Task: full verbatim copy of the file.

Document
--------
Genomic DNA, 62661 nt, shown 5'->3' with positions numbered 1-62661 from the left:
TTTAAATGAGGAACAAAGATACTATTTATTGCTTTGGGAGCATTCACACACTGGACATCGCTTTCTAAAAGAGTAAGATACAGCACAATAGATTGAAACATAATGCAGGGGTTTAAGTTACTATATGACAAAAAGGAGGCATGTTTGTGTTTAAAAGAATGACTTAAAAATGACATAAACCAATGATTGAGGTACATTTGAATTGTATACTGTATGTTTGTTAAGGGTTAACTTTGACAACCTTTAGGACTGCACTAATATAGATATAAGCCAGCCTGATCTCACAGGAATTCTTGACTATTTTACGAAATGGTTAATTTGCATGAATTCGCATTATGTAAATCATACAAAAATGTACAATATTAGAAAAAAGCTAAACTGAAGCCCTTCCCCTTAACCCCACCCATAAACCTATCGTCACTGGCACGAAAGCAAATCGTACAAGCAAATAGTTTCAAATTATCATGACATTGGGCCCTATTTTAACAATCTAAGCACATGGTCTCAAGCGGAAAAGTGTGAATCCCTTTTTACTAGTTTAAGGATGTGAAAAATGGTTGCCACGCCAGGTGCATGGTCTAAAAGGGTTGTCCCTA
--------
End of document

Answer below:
Genomic DNA, 62661 nt, shown 5'->3' with positions numbered 1-62661 from the left:
TTTAAATGAGGAACAAAGATACTATTTATTGCTTTGGGAGCATTCACACACTGGACATCGCTTTCTAAAAGAGTAAGATACAGCACAATAGATTGAAACATAATGCAGGGGTTTAAGTTACTATATGACAAAAAGGAGGCATGTTTGTGTTTAAAAGAATGACTTAAAAATGACATAAACCAATGATTGAGGTACATTTGAATTGTATACTGTATGTTTGTTAAGGGTTAACTTTGACAACCTTTAGGACTGCACTAATATAGATATAAGCCAGCCTGATCTCACAGGAATTCTTGACTATTTTACGAAATGGTTAATTTGCATGAATTCGCATTATGTAAATCATACAAAAATGTACAATATTAGAAAAAAGCTAAACTGAAGCCCTTCCCCTTAACCCCACCCATAAACCTATCGTCACTGGCACGAAAGCAAATCGTACAAGCAAATAGTTTCAAATTATCATGACATTGGGCCCTATTTTAACAATCTAAGCACATGGTCTCAAGCGGAAAAGTGTGAATCCCTTTTTACTAGTTTAAGGATGTGAAAAATGGTTGCCACGCCAGGTGCATGGTCTAAAAGGGTTGTCCCTA